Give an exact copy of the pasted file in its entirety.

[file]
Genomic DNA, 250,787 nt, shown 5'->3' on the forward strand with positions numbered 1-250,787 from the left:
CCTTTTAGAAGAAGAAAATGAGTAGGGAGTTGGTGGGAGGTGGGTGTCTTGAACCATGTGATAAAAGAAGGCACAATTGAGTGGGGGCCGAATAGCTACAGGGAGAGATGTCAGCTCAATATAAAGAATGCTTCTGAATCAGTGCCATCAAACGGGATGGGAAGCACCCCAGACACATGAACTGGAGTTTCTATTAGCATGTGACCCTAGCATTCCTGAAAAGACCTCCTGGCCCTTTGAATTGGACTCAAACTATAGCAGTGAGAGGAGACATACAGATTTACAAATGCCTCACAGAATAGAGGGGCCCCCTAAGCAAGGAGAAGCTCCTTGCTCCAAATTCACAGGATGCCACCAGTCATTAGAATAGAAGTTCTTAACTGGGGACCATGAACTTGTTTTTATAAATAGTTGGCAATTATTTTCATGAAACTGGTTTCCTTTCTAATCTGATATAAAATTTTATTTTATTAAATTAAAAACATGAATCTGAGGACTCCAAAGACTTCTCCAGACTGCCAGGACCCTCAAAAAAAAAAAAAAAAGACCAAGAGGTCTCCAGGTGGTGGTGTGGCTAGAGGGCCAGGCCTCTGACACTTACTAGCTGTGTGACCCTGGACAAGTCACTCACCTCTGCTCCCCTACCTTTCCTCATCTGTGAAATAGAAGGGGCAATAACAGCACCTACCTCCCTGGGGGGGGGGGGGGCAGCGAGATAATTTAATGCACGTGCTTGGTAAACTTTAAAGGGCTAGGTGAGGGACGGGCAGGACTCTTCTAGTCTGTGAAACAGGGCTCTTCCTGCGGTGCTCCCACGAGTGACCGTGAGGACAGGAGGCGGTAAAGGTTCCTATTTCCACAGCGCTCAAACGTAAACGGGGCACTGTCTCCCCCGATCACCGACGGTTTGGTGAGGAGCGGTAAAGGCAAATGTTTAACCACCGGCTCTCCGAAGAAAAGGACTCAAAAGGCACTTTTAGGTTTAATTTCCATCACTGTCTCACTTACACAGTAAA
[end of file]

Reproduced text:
Genomic DNA, 250,787 nt, shown 5'->3' on the forward strand with positions numbered 1-250,787 from the left:
CCTTTTAGAAGAAGAAAATGAGTAGGGAGTTGGTGGGAGGTGGGTGTCTTGAACCATGTGATAAAAGAAGGCACAATTGAGTGGGGGCCGAATAGCTACAGGGAGAGATGTCAGCTCAATATAAAGAATGCTTCTGAATCAGTGCCATCAAACGGGATGGGAAGCACCCCAGACACATGAACTGGAGTTTCTATTAGCATGTGACCCTAGCATTCCTGAAAAGACCTCCTGGCCCTTTGAATTGGACTCAAACTATAGCAGTGAGAGGAGACATACAGATTTACAAATGCCTCACAGAATAGAGGGGCCCCCTAAGCAAGGAGAAGCTCCTTGCTCCAAATTCACAGGATGCCACCAGTCATTAGAATAGAAGTTCTTAACTGGGGACCATGAACTTGTTTTTATAAATAGTTGGCAATTATTTTCATGAAACTGGTTTCCTTTCTAATCTGATATAAAATTTTATTTTATTAAATTAAAAACATGAATCTGAGGACTCCAAAGACTTCTCCAGACTGCCAGGACCCTCAAAAAAAAAAAAAAAAGACCAAGAGGTCTCCAGGTGGTGGTGTGGCTAGAGGGCCAGGCCTCTGACACTTACTAGCTGTGTGACCCTGGACAAGTCACTCACCTCTGCTCCCCTACCTTTCCTCATCTGTGAAATAGAAGGGGCAATAACAGCACCTACCTCCCTGGGGGGGGGGGGGGCAGCGAGATAATTTAATGCACGTGCTTGGTAAACTTTAAAGGGCTAGGTGAGGGACGGGCAGGACTCTTCTAGTCTGTGAAACAGGGCTCTTCCTGCGGTGCTCCCACGAGTGACCGTGAGGACAGGAGGCGGTAAAGGTTCCTATTTCCACAGCGCTCAAACGTAAACGGGGCACTGTCTCCCCCGATCACCGACGGTTTGGTGAGGAGCGGTAAAGGCAAATGTTTAACCACCGGCTCTCCGAAGAAAAGGACTCAAAAGGCACTTTTAGGTTTAATTTCCATCACTGTCTCACTTACACAGTAAA